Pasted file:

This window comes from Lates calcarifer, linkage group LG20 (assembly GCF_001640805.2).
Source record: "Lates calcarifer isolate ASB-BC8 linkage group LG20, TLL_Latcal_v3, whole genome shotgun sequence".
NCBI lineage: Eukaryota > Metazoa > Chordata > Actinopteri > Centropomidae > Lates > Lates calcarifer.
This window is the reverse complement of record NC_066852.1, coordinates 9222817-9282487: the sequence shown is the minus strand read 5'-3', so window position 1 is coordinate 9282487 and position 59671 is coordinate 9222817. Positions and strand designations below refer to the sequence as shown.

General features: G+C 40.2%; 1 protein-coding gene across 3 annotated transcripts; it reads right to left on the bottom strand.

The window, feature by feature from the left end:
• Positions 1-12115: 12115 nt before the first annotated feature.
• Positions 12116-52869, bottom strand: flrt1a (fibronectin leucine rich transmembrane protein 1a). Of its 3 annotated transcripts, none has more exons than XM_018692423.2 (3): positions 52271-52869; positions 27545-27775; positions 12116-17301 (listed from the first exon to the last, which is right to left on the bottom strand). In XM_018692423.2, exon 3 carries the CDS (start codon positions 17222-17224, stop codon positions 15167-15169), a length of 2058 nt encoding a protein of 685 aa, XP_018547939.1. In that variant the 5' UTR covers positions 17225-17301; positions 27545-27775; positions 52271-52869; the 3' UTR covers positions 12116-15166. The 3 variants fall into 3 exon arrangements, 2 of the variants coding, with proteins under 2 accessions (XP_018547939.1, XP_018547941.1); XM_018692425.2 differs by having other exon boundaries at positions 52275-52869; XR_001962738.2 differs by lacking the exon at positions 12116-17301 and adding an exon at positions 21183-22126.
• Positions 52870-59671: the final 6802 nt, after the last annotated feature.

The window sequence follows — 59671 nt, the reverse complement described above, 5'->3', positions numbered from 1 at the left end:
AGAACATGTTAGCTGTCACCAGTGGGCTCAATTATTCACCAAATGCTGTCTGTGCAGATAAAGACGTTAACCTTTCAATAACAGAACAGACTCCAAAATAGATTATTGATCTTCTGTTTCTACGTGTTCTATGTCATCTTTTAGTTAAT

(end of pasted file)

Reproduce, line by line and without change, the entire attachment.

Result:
This window comes from Lates calcarifer, linkage group LG20 (assembly GCF_001640805.2).
Source record: "Lates calcarifer isolate ASB-BC8 linkage group LG20, TLL_Latcal_v3, whole genome shotgun sequence".
NCBI lineage: Eukaryota > Metazoa > Chordata > Actinopteri > Centropomidae > Lates > Lates calcarifer.
This window is the reverse complement of record NC_066852.1, coordinates 9222817-9282487: the sequence shown is the minus strand read 5'-3', so window position 1 is coordinate 9282487 and position 59671 is coordinate 9222817. Positions and strand designations below refer to the sequence as shown.

General features: G+C 40.2%; 1 protein-coding gene across 3 annotated transcripts; it reads right to left on the bottom strand.

The window, feature by feature from the left end:
• Positions 1-12115: 12115 nt before the first annotated feature.
• Positions 12116-52869, bottom strand: flrt1a (fibronectin leucine rich transmembrane protein 1a). Of its 3 annotated transcripts, none has more exons than XM_018692423.2 (3): positions 52271-52869; positions 27545-27775; positions 12116-17301 (listed from the first exon to the last, which is right to left on the bottom strand). In XM_018692423.2, exon 3 carries the CDS (start codon positions 17222-17224, stop codon positions 15167-15169), a length of 2058 nt encoding a protein of 685 aa, XP_018547939.1. In that variant the 5' UTR covers positions 17225-17301; positions 27545-27775; positions 52271-52869; the 3' UTR covers positions 12116-15166. The 3 variants fall into 3 exon arrangements, 2 of the variants coding, with proteins under 2 accessions (XP_018547939.1, XP_018547941.1); XM_018692425.2 differs by having other exon boundaries at positions 52275-52869; XR_001962738.2 differs by lacking the exon at positions 12116-17301 and adding an exon at positions 21183-22126.
• Positions 52870-59671: the final 6802 nt, after the last annotated feature.

The window sequence follows — 59671 nt, the reverse complement described above, 5'->3', positions numbered from 1 at the left end:
AGAACATGTTAGCTGTCACCAGTGGGCTCAATTATTCACCAAATGCTGTCTGTGCAGATAAAGACGTTAACCTTTCAATAACAGAACAGACTCCAAAATAGATTATTGATCTTCTGTTTCTACGTGTTCTATGTCATCTTTTAGTTAAT